of creditors no matter how far we have to go, for we are liable to drink if we are afraid to face them.”
2001 AAWS, Inc., Fourth Edition; Alcoholics Anonymous, pg. 78

*~*~*~*~*^ Grapevine Quote ^*~*~*~*~*

“Recovery is something like the restoration of a very old painting, covered over by layers and layers of darkening, distorted varnish … Not all of the underlying pattern can be revealed at one time. What is uncovered, bit by bit and layer by slow, careful layer, are the things which are necessary and appropriate for me to know about myself right now.”
Port Coquitlam, British Columbia, August 1992
From: “An Indescribable Benevolence”
Step By Step

~*~*~*~*^ Big Book & Twelve N’ Twelve Quotes of the Day ^*~*~*~*~*

“My friend suggested what then seemed a novel idea. He said, ‘Why
don’t you choose your own conception of God?’
That statement hit me hard. It melted the icy intellectual mountain
in whose shadow I had lived and shivered many years. I stood in the
sunlight at last.
It was only a matter of being willing to believe in a Power greater
than myself. Nothing more was required of me to make my beginning.
I saw that growth could start from that point.”
~Alcoholics Anonymous, 4th Edition, Bill’s Story, pg. 12~

“The very practical approach to his problems, the absence of
intolerance of any kind, the informality, the genuine democracy, the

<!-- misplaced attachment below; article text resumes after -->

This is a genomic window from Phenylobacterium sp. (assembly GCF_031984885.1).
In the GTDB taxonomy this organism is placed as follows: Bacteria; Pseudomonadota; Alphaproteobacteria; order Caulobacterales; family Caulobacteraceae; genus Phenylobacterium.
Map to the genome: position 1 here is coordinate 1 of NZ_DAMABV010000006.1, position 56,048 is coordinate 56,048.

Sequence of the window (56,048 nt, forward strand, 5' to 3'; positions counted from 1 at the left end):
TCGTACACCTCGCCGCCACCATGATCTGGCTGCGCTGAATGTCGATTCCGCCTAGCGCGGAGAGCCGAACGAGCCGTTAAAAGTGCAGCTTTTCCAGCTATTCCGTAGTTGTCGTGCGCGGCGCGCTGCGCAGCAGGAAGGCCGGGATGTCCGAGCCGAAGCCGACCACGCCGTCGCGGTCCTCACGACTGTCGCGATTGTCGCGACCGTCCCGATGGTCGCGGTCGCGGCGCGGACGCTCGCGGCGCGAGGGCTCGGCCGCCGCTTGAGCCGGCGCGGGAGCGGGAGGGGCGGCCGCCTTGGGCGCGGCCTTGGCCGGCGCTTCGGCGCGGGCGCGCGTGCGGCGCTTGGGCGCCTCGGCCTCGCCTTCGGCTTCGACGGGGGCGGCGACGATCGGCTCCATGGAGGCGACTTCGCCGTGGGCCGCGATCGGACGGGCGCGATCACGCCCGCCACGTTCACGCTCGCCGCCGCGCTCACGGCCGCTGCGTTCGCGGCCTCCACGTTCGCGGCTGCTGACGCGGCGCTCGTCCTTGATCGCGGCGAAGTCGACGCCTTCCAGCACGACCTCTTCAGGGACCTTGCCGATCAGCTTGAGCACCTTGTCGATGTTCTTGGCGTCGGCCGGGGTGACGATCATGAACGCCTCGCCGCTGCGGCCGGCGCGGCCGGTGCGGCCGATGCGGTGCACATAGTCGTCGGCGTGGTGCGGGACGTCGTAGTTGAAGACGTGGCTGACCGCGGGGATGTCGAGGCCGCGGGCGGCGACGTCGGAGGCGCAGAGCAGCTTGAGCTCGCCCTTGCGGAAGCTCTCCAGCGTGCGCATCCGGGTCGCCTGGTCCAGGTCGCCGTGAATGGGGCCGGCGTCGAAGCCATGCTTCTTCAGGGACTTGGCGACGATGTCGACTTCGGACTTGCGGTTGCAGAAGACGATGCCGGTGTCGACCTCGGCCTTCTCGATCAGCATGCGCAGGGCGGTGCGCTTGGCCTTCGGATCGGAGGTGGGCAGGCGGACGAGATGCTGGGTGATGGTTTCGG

uncanny understanding which these people had were irresistible.”
Alcoholics Anonymous, 4th Edition, A Vision For You, Page 160

We began to fear pain less, and desire humility more than ever.
-Twelve Steps and Twelve Traditions p. 75

Misc. AA Literature – Quote
If we are planning to stop drinking, there must be no reservation of any kind, nor any lurking notion that some day we will be immune to alcohol.
Such is the paradox of A.A. regeneration: strength arising out of complete defeat and weakness, the loss of one’s old life as a condition for finding a new one.

Prayer for the Day: God , Give us the power of your Spirit that we may see and love in others what you see and love in them. We want to see the positive in people and bring out the best in each other. It’s easy to say that, but not always easy to live it out, and so we ask you to help and inspire us to live as you would like us to live this day. Amen.